By contrast, Montepulciano and Montalcino (separated by the town of Pienza) offer a different vista. Situated in the Val d’Orcia, I find these regions to be more picturesque with classic vineyard views and gorgeous expanses. The Val d’Orcia is a postcard; it’s what you envision when you think of Tuscany which has led to its protection under UNESCO. If what you have in mind is rolling hills with cypress trees and picturesque little hilltop towns, this is the region for you. Montepulciano and Montalcino are a bit more central within Tuscany and they’re close to one another which means you can pair these two areas very easily, either on a ‘sampler’ day of trying both or on two separate dedicated days to better understand each region. If you’re really focused on wine tasting, I’d suggest at least 3 – 4 nights to enjoy this stretch (you can also incorporate wine tastings near Cortona where they focus more on Syrah production), though a week would better serve you for exploring if time permits.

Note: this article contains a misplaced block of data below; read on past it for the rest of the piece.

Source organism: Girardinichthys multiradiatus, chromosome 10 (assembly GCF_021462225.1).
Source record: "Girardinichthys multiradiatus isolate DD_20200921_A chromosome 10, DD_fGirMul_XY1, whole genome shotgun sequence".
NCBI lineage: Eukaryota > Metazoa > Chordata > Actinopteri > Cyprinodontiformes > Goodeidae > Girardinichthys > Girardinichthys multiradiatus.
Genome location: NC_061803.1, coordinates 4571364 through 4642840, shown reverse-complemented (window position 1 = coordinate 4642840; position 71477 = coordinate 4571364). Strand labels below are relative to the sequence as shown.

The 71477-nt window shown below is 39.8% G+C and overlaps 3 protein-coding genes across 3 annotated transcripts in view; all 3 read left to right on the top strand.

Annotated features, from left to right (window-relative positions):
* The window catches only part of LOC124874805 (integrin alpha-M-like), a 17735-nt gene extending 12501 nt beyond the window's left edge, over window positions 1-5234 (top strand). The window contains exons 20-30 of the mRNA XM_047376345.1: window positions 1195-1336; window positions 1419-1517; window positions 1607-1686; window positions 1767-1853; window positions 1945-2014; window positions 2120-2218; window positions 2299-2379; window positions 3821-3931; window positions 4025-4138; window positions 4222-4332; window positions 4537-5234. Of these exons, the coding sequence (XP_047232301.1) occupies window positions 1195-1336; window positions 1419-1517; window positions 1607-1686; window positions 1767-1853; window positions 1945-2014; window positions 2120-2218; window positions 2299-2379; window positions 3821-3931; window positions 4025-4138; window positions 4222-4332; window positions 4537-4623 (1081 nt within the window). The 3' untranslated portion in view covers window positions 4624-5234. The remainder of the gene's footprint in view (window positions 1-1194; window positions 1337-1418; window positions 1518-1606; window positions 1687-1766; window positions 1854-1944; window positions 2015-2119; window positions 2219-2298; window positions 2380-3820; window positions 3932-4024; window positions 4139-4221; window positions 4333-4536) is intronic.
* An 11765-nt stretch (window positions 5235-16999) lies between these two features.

The towns of Montepulciano, Montalcino, Pienza, and Cortona are worth time in and of themselves (cute shops, great restaurants, etc.), but you’ll also want at least a day to dedicate to both Vino Nobile and to Brunello. If you’re a super wino and already know your focus for wine tasting, this post is probably a bit irrelevant. If you’re someone who’s learning about wine and keen to better understand the differences in the wines of Tuscany, I’d suggest giving yourself some time to learn about Vino Nobile di Montepulciano (the oldest DOCG in Italy), plus another day to learn about Brunello di Montalcino, one of Italy’s flagship exports. Scott and I are finishing up our WSET Level 3 course right now and spending time in Tuscany taught us more about Italian wines (everything from soils to grapes and winemaking styles) than I could have learned with months of theory.